The Consequences of Process
Sometimes, all you can do is pivot.
A couple days ago I finished the last—at least for now—of a series of paintings I’ve been calling Cell Damage. I’ve posted a few of them on Instagram and over the past several days I’ve been doing an informal post mortem and really looking at them as a body of work to try to determine what worked, what didn’t, and why in each piece. I tend to think of my work in series, rather than as individual paintings, so when I finish a series—or at least get to a point that I want to take a break—I like to look at the whole thing and try to pick out a theme or a narrative or maybe just a technique that I’d like to take in a different direction. In that way, I think that all of my work is connected, though it may not be obvious at first.
Cell Damage is an evolution of a 36-piece series I did last year called Grid Variations, vol. 1, which was an attempt to take a break from the propaganda-based work that I was doing and instead simply explore texture and color bound to a grid. I love grids and, try as I might, it’s hard for me to get away from them, both in my design work and when I’m painting. I really enjoyed how it turned out and followed it up with Grid Variations, vol. 2, which was another 36-piece series, but I used a different color palette and heavier texture throughout. Just as with volume one, I really liked the results, especially the way that pieces from the two series could hang together and still look cohesive. Also, since all 72 pieces are the same physical size and are based on the same 2-inch grid, the individual paintings can be rotated and combined into nearly limitless options. I realized with Grid Variations that the work—at least in my eyes—was skewing into the realm of design and decor, which I actually kind of love. It feels like with decor, there’s more room to play and the work doesn’t have to be taken so seriously. Straddling the line between art and design is something I’ve found interesting for a long time. In fact, one of the ideas I’ve had around this latest work is to build a website where customers could purchase custom versions of the work from Grid Variations or Cell Damage in a variety of curated color palettes—or supply their own—that would match or complement the surroundings where they would be displayed. I still love the idea and it’s something I may actually end up doing.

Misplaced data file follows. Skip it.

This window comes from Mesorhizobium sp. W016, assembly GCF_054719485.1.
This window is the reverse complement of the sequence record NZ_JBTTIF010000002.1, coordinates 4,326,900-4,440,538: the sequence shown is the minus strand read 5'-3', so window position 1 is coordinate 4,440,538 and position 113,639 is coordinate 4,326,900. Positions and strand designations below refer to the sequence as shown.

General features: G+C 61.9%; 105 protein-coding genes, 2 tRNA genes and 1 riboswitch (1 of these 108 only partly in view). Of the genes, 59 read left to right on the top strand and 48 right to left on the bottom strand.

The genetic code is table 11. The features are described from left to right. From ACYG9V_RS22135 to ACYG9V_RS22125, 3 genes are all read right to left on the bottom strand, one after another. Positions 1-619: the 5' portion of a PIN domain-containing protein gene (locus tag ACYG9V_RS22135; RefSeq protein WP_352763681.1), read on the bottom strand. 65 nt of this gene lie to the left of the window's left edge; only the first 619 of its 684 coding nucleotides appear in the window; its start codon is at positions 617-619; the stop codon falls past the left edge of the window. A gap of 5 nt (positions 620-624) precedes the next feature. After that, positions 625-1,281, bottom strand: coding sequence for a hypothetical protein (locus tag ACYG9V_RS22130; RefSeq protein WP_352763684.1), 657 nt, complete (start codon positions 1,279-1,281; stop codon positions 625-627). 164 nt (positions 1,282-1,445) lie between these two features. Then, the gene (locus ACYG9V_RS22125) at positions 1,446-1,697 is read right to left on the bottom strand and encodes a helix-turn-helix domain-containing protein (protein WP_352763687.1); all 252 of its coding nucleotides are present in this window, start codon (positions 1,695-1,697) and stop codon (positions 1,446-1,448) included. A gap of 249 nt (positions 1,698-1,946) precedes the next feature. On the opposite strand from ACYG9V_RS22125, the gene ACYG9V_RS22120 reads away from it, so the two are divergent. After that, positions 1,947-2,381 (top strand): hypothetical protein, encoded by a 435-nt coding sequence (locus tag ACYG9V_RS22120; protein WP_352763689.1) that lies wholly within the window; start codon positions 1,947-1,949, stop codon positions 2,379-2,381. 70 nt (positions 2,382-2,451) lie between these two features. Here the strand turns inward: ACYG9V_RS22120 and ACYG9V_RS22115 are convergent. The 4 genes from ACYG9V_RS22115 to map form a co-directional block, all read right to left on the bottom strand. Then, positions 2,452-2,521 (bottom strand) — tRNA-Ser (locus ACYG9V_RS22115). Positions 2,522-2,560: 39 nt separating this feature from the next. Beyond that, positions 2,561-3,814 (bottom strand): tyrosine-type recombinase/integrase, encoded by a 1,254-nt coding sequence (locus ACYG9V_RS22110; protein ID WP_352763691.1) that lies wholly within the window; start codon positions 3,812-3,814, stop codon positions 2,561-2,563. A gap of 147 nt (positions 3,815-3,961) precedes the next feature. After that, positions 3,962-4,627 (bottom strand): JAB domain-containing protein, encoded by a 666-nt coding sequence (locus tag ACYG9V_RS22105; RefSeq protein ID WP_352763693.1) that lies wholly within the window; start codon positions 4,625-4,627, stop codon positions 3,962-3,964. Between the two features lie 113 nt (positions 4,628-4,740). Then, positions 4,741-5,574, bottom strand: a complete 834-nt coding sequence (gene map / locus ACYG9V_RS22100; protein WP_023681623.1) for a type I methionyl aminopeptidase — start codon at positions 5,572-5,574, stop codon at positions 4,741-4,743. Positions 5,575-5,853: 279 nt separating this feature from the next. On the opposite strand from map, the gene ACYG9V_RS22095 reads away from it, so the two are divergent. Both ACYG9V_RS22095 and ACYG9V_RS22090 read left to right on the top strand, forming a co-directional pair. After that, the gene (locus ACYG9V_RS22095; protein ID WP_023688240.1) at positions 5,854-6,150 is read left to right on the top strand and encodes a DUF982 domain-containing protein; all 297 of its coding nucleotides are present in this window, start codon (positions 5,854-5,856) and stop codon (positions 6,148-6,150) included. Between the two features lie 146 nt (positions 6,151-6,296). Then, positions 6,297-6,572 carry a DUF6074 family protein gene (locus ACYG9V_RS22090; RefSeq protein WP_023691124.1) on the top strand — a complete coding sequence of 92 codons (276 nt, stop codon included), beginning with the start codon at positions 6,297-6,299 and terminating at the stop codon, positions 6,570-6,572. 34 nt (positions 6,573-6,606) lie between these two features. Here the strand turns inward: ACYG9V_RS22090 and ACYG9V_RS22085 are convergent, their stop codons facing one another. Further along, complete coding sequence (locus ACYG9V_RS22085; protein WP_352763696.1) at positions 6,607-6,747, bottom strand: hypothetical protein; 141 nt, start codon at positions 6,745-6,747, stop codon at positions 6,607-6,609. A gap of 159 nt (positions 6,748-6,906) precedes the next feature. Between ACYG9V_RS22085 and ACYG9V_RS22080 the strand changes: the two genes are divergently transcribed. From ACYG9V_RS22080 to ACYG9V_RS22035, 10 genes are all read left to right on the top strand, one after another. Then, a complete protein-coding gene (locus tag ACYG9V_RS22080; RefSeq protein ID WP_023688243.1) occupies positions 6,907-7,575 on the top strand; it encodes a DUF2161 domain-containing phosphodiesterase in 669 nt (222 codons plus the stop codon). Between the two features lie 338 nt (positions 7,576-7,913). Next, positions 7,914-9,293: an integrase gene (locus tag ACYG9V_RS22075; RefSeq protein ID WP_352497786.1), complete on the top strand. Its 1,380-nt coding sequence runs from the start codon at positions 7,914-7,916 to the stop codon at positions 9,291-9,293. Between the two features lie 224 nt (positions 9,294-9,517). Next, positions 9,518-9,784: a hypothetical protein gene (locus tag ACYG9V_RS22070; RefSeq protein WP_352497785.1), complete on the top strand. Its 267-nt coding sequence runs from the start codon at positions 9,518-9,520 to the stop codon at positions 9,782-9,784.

After Grid Variations, I wanted to see how far I could push the texture before it became a caricature and create a bit of compositional tension by slightly skewing and playing with the scale of the grid that I had bound the previous work to. I used similar source materials for the textures throughout the series to see whether it would help provide cohesion or just end up feeling like a crutch. I ended up making them a few at a time and one of the things I found interesting was how much my opinion of some of them changed between the initial texture stage and how they looked after applying the main colors and then pushing and pulling the weathering and distressing in order to get to the final piece. And I think final should be in quotes here because there are a few that I still feel could use a bit more tweaking. But because each stage of my process is fairly permanent, changes are often tough to pull off, which is one of the reasons that I’ve been wanting to try encaustic or cold wax. With either of those materials, you can be much more surgical about making tweaks to specific areas of the piece without the risk of damaging or even destroying the whole thing.